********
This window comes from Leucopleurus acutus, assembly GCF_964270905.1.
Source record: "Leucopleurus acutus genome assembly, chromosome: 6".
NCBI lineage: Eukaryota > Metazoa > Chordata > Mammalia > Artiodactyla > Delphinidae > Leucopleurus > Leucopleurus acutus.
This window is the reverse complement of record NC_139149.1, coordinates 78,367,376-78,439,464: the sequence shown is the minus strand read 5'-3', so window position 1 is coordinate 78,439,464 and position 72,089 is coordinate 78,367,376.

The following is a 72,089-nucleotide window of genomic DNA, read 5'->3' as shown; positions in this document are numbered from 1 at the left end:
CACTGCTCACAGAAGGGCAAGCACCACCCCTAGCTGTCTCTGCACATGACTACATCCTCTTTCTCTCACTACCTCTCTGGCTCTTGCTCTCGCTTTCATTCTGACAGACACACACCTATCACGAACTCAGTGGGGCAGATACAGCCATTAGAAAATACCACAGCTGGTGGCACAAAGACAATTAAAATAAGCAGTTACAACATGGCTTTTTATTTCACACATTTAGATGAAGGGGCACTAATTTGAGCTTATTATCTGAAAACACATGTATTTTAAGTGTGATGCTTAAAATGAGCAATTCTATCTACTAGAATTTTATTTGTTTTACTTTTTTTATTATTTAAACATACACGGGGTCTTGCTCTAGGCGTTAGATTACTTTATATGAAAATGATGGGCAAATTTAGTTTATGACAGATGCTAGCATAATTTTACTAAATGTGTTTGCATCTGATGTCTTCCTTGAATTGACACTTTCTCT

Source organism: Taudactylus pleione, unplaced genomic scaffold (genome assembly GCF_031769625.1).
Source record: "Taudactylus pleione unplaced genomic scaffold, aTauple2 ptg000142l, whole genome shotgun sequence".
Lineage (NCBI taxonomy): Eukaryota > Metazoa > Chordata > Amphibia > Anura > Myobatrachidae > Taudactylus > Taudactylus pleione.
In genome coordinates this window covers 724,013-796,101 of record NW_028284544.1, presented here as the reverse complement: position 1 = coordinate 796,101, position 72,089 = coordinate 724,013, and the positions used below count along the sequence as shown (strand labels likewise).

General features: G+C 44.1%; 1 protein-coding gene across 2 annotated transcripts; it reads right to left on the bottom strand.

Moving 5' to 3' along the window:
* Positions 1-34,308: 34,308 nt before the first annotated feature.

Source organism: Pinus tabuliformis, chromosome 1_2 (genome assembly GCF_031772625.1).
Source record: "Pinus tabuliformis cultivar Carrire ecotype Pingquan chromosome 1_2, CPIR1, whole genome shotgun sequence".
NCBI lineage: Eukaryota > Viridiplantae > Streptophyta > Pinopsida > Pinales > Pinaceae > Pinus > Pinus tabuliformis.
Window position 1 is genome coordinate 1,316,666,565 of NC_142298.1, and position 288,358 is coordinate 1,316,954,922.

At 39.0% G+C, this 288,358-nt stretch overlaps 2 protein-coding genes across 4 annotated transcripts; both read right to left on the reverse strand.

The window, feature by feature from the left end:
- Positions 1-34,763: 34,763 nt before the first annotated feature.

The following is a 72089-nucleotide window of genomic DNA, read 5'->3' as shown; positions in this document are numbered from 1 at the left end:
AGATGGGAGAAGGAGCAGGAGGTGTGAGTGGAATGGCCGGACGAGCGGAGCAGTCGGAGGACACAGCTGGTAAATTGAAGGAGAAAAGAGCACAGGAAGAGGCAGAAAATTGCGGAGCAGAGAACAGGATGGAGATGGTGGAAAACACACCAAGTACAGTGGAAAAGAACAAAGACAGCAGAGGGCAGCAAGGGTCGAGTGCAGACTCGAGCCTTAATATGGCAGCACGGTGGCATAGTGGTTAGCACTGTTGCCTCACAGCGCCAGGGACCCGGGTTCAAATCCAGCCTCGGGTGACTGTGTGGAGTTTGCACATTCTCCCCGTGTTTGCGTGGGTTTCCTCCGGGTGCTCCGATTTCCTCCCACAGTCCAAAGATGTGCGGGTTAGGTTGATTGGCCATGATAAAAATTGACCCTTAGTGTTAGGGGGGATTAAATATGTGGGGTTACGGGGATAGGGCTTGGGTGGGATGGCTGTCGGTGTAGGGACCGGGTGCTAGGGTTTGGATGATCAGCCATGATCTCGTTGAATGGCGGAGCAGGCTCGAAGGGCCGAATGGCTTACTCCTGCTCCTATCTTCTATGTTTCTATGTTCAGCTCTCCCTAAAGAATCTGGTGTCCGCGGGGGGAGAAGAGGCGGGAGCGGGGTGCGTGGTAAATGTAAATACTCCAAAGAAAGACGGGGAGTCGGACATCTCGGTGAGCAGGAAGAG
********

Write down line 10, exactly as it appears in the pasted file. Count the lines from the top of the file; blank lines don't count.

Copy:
In genome coordinates this window covers 724,013-796,101 of record NW_028284544.1, presented here as the reverse complement: position 1 = coordinate 796,101, position 72,089 = coordinate 724,013, and the positions used below count along the sequence as shown (strand labels likewise).